Since 1979, the TrailHead program site has been home to Carol Joy Holling Camp’s youngest campers. It hosts children in first to third grades, as well as fourth to sixth grades. Campers stay in large platform tents with other children their age and a camp counselor. Bathrooms and showers are located in separate facilities away from the tents. While thousands of campers have enjoyed TrailHead, the facilities are not up to the standards of today’s children and families.
While camp is a safe place, the current configuration of TrailHead does not promote a feeling of safety to campers or their parents. An American Camp Association study suggests that campers perceive safety differently than adults. While adults tend to understand safety through a lens of physical care, young people understand safety as a feeling of welcome, love, and comfort.
Carol Joy Holling Camp must address the safety concerns of children and adults—assuring them of a positive, caring, and comfortable camp experience. The same study reports that campers experience a higher level of safety when they:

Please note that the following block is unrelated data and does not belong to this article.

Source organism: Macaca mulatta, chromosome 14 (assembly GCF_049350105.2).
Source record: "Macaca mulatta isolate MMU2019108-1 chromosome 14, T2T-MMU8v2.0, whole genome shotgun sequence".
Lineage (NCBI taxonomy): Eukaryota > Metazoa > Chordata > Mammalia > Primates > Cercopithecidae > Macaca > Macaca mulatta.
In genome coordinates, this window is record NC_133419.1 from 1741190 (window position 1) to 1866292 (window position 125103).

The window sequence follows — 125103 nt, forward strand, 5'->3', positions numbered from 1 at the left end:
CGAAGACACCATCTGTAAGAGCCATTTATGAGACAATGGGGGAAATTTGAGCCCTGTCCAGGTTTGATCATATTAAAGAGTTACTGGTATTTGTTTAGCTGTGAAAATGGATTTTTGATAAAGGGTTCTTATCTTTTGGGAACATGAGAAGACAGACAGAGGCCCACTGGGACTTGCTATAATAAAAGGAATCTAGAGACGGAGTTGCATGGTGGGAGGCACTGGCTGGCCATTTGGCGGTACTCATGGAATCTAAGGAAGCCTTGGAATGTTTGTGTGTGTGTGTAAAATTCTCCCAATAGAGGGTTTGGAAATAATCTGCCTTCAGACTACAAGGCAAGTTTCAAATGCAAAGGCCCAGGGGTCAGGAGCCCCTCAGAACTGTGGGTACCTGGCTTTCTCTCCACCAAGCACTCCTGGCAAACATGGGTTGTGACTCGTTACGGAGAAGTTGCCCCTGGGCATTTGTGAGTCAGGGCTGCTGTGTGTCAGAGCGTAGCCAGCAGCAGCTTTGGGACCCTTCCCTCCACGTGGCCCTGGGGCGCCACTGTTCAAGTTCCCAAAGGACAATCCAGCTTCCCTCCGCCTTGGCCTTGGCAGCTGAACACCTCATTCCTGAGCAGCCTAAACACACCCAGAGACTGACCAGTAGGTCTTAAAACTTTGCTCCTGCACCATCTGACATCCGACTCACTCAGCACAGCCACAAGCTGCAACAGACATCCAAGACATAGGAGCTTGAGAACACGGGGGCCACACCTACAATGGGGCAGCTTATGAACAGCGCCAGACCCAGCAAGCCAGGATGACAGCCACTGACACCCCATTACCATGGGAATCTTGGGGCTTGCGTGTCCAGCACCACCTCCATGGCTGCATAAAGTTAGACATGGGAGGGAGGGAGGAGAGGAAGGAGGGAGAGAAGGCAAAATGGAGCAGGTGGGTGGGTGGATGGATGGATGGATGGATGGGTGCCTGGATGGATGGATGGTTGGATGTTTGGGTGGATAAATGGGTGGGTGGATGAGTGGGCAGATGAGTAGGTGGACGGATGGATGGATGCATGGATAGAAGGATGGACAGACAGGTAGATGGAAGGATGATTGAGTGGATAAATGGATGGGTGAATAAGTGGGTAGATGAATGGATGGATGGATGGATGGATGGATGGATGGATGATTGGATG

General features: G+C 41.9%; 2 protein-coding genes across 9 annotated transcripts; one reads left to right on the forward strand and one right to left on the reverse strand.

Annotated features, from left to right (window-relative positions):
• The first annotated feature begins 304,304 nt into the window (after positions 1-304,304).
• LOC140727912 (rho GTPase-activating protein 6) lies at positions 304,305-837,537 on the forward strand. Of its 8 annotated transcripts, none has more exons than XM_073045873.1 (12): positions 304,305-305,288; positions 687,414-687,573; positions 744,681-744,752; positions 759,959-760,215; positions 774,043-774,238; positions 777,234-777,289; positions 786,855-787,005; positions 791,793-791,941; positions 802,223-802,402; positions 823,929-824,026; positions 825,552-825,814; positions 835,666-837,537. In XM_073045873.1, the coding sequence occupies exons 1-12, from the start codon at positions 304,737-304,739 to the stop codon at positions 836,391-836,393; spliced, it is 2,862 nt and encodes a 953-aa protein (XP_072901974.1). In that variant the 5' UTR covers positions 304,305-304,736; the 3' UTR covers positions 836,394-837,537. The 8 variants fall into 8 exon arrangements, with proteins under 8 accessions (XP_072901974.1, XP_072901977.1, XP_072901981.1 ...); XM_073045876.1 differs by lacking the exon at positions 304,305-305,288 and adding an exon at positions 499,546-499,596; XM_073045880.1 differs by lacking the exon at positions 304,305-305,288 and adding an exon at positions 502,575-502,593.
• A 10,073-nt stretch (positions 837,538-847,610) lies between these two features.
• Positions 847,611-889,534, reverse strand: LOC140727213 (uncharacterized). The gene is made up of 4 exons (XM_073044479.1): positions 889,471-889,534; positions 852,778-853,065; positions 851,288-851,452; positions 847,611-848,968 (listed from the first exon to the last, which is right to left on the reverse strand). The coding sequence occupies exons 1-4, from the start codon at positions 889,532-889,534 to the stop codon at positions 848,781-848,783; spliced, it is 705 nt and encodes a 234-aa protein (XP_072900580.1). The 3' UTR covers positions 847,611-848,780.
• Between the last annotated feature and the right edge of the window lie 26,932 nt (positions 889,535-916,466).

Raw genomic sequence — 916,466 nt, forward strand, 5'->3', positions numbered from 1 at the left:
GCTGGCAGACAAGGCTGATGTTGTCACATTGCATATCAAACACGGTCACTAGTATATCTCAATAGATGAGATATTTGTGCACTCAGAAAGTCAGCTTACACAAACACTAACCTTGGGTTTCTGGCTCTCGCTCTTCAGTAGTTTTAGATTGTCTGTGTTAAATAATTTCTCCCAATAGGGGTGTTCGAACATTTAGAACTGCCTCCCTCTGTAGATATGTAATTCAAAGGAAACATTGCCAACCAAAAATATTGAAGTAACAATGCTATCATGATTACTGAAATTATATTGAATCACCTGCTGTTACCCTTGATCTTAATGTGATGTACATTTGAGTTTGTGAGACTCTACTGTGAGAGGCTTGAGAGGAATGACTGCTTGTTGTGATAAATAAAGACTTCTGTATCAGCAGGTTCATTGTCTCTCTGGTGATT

• are with their counselors throughout the day and night;
• do not feel judgment from other campers or staff; and
• stay in a space that is like home.
Campers have been coming to TrailHead for faith-development,
friendship and fun since 1979. However, in recent years, it's become clear that a new facility is needed to provide a more safe and comfortable experience for our campers.
HOLLING HOUSE CHALLENGES:
The building, bathrooms and showers are not accessible or ADA compliant.
The kitchen is outdated and the dining hall is too small.
The storm shelter isn’t as safe as it could be.
The building is not welcoming or inviting.
The tents are unbearable during hot weather causing campers to often sleep on the floor at Holling House or on the hill in open air.
The tents harbor bugs, mosquitoes, and spiders, which create fear for campers.
The tents make night-time access to bathrooms difficult and scary.
The tents are not safe during storms and campers must move to Holling House for shelter.
The bath houses are inconveniently located and run out of hot water often.